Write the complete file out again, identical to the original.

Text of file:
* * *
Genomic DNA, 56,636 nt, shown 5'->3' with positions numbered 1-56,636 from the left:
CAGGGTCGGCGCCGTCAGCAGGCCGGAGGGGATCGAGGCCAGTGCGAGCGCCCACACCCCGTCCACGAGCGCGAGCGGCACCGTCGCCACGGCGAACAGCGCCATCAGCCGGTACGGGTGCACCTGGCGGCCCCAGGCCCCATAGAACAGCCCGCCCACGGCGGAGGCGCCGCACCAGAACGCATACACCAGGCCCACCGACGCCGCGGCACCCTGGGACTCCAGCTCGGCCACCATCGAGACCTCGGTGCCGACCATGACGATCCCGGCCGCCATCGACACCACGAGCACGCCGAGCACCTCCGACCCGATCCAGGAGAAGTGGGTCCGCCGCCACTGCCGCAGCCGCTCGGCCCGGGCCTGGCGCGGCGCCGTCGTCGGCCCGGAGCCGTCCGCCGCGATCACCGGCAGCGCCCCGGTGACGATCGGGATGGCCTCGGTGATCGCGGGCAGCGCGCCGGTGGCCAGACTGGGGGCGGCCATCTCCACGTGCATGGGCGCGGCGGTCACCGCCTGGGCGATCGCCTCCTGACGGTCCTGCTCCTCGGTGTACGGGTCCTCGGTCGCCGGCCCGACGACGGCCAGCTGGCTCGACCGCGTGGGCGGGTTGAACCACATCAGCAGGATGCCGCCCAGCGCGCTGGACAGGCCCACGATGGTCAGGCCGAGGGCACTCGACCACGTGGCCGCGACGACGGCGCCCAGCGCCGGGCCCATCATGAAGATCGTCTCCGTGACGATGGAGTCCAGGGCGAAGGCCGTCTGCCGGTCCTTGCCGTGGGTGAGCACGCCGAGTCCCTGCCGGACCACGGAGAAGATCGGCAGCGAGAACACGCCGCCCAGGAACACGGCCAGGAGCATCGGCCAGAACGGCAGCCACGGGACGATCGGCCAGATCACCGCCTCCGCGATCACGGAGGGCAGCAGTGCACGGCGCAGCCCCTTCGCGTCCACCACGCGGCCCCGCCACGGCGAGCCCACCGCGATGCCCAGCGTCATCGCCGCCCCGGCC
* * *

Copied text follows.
Genomic DNA, 56,636 nt, shown 5'->3' with positions numbered 1-56,636 from the left:
CAGGGTCGGCGCCGTCAGCAGGCCGGAGGGGATCGAGGCCAGTGCGAGCGCCCACACCCCGTCCACGAGCGCGAGCGGCACCGTCGCCACGGCGAACAGCGCCATCAGCCGGTACGGGTGCACCTGGCGGCCCCAGGCCCCATAGAACAGCCCGCCCACGGCGGAGGCGCCGCACCAGAACGCATACACCAGGCCCACCGACGCCGCGGCACCCTGGGACTCCAGCTCGGCCACCATCGAGACCTCGGTGCCGACCATGACGATCCCGGCCGCCATCGACACCACGAGCACGCCGAGCACCTCCGACCCGATCCAGGAGAAGTGGGTCCGCCGCCACTGCCGCAGCCGCTCGGCCCGGGCCTGGCGCGGCGCCGTCGTCGGCCCGGAGCCGTCCGCCGCGATCACCGGCAGCGCCCCGGTGACGATCGGGATGGCCTCGGTGATCGCGGGCAGCGCGCCGGTGGCCAGACTGGGGGCGGCCATCTCCACGTGCATGGGCGCGGCGGTCACCGCCTGGGCGATCGCCTCCTGACGGTCCTGCTCCTCGGTGTACGGGTCCTCGGTCGCCGGCCCGACGACGGCCAGCTGGCTCGACCGCGTGGGCGGGTTGAACCACATCAGCAGGATGCCGCCCAGCGCGCTGGACAGGCCCACGATGGTCAGGCCGAGGGCACTCGACCACGTGGCCGCGACGACGGCGCCCAGCGCCGGGCCCATCATGAAGATCGTCTCCGTGACGATGGAGTCCAGGGCGAAGGCCGTCTGCCGGTCCTTGCCGTGGGTGAGCACGCCGAGTCCCTGCCGGACCACGGAGAAGATCGGCAGCGAGAACACGCCGCCCAGGAACACGGCCAGGAGCATCGGCCAGAACGGCAGCCACGGGACGATCGGCCAGATCACCGCCTCCGCGATCACGGAGGGCAGCAGTGCACGGCGCAGCCCCTTCGCGTCCACCACGCGGCCCCGCCACGGCGAGCCCACCGCGATGCCCAGCGTCATCGCCGCCCCGGCC